But back to the product manager. When you start your PM job you are told this very important fact in big companies – “product managers build products through influence, engineering doesn’t report to product management”. Just that very statement gives Cialdini’s book an instant spike in sales. What about marketers? Ah, they’ve become ‘revenue marketers’ now. Revenue marketing has been in vogue for a while. It is when marketers have finally figured out what they are actually supposed to do. As if the word market didn’t really give enough clarity about revenues they added this powerful prefix Revenue to their title. Nice job marketing yourself! But wait, no market, no revenues. It’s that simple.
So what’s the current state really? Product Managers are ‘Product Owners’ and Marketing Managers are ‘Revenue Marketers’. I don’t know how you could have ownership without owning revenues or revenues without having ownership. And therein lies the problem in the tech industry.
What are the daily complaints in the above set up? Product managers accuse Marketing managers of having no clue about the product, having no technical understanding of APIs, programming, not being able to log into the console and make a demo of the shitty product that lacks half the features the nimble startup across the street is pumping everyday. And Marketing Managers? They talk about how product managers don’t have a clue about the market, the buyer personas, the users, or even describing what the heck the product is supposed to do for whom. Not just another feature release please. Tell me why would anyone value this feature? And not every feature really has to go on CNN and Fox and if it didn’t it is really not marketing’s fault!
Here’s a simple solution to this situation – start becoming a Whole Product Manager. That means start becoming the founder of your product. Yes, it is very hard to do both product management and product marketing. And yes, it is not scalable, blank, blank, blank…(fill in the blanks with other enterprise words). It’s no longer about one side of the equation. Want traction? Start thinking end to end – become the system thinker, the Whole Product Manager. Learn everything for the sake of your product and do everything for the sake of your product. It’s your baby. If you can’t raise it, don’t expect others to raise it for you. And the reality is they’ll do a poor job of raising it or you won’t be happy with it.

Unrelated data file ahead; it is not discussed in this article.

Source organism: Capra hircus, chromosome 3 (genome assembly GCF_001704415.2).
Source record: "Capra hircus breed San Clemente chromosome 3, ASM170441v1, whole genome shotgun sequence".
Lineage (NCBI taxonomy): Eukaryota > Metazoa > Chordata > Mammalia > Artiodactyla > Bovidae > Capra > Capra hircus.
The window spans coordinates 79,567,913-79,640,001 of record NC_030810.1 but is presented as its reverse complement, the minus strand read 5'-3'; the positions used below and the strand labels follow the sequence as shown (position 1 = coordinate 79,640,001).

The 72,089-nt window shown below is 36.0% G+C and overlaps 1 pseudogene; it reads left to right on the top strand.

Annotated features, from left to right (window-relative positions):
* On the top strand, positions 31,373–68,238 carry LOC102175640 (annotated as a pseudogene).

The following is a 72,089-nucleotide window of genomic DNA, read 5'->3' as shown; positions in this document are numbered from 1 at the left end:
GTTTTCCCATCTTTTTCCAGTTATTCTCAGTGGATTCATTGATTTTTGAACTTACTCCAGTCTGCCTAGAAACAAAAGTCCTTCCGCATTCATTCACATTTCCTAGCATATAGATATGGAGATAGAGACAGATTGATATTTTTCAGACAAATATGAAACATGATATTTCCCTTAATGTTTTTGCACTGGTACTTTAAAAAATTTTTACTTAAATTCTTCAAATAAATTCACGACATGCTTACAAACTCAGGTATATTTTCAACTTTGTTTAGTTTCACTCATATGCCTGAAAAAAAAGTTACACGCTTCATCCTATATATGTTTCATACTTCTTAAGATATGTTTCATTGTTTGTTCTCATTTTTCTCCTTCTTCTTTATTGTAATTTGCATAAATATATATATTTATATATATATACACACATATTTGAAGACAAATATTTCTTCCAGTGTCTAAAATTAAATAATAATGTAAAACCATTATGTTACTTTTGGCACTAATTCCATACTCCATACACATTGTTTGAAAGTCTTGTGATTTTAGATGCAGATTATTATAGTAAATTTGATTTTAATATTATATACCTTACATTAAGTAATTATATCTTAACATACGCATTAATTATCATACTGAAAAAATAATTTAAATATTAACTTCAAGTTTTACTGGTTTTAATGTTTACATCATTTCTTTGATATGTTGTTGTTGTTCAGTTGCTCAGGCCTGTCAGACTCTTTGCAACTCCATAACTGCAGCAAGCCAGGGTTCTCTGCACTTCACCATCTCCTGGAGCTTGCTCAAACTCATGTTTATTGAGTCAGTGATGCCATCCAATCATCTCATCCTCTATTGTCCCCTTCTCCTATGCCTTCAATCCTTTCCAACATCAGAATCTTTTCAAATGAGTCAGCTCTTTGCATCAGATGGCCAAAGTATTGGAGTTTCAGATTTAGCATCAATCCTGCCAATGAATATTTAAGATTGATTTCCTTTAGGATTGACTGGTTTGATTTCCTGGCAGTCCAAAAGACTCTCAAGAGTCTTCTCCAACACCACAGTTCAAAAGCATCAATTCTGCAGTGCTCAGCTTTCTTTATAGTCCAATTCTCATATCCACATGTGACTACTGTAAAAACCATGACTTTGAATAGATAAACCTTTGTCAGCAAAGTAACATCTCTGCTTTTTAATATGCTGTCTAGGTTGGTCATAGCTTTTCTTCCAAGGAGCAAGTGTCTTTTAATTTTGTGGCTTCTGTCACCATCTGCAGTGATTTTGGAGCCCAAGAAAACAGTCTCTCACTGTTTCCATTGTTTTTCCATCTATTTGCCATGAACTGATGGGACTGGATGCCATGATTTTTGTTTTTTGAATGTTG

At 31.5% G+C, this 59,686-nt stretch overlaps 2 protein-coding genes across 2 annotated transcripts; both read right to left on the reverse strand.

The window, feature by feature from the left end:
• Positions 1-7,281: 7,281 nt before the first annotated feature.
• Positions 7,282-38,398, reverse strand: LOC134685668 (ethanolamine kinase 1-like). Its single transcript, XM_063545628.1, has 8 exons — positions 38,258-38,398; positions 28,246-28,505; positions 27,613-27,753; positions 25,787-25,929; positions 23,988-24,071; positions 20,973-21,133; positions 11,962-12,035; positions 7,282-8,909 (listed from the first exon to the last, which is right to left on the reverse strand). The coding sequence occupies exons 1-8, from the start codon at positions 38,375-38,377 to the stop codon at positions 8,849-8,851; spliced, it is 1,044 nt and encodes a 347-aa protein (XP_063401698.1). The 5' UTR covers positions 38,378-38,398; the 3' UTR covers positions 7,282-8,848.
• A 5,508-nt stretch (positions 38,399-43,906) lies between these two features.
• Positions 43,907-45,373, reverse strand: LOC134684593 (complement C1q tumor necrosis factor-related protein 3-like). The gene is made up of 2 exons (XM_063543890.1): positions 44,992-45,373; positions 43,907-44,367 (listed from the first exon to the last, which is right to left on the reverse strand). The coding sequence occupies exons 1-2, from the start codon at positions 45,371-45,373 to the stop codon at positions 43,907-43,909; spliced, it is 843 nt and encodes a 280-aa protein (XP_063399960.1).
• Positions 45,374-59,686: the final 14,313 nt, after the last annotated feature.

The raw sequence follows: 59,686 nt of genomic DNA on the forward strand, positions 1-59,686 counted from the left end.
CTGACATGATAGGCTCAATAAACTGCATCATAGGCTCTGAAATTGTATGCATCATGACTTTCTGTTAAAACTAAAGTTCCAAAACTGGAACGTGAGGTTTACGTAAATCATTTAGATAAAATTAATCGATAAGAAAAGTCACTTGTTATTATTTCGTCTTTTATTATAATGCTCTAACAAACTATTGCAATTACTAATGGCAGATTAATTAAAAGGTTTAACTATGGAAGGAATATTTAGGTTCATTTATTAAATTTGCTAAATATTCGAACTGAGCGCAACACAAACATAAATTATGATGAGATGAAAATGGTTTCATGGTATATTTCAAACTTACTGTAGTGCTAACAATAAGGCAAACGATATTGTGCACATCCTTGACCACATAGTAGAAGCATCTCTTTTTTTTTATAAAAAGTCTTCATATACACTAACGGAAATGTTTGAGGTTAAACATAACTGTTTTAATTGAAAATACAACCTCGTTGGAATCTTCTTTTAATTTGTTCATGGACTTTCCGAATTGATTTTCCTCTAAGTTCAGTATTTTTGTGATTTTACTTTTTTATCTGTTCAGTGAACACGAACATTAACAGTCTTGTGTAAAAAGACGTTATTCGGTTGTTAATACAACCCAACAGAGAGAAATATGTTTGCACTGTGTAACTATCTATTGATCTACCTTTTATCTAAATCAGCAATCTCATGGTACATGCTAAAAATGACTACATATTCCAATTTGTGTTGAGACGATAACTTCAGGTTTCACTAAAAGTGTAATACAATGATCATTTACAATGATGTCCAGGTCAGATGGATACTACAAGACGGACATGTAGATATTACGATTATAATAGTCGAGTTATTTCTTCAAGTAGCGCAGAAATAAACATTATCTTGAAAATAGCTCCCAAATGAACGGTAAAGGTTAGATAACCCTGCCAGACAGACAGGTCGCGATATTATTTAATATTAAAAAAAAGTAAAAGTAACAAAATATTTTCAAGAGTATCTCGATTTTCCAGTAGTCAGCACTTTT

For the 99% of us that can’t do that, here’s some advice. Suck it up and do your job really well and show us why you are awesome, not why your peer in product management or product marketing sucks.
Of course, if you are the lucky 1% in a startup that will do everything from writing code to hanging in the clouds to get your VP of Product [blank where blank = Management or Marketing depending on the day] 1.5% equity materialize in the minor event of an extremely unlikely exit through a soul crushing acquisition, just do what you already do – build that awesome product!
– Prabhakar Gopalan @PGopalan
Tweet this: The Whole Product Manager http://wp.me/pXBON-3Rd via @PGopalan @onpm #prodmgmt
About the author
Prabhakar Gopalan is an entrepreneur and growth strategist. In 15+ years, he has worked in a diverse set of roles including consulting, systems engineering, IT architecture, product management, product marketing and corporate strategy. He speaks on management, innovation and strategy.
If you haven’t read Big-Bang Disruption by Larry Downes and Paul F. Nunes in the latest edition of HBR, please do.
In a single article, the authors have done something that nobody (other than Henry Mintzberg) in recent times has done – articulating the irrelevance of practically every framework, model or strategy that is commonplace in tech industry – Christensen’s Innovator’s Dilemma, Porter’s 5 Forces, Michael Treacy and Fred Wiersema’s The Discipline of Market Leaders and Geoffrey Moore’s Crossing the Chasm.
The authors claim Big-Bang Disruption is characterized by unencumbered development, unconstrained growth, and undisciplined strategy.
Of the three, the concept of undisciplined strategy is nerve wracking for theorists and practitioners alike. How can strategy be undisciplined? Understanding this is going to be the education that two generations of experienced corporate executives will have to go through to clear their biases. We have way too many industry experts working in their System 1 intuitive, cut & paste habits of running organizations and businesses. True disruptors are critical System 2 thinkers that are unencumbered by experience and create the world of possibilities. Time to celebrate and join the Big Bang Disruption!
– Prabhakar Gopalan (@PGopalan)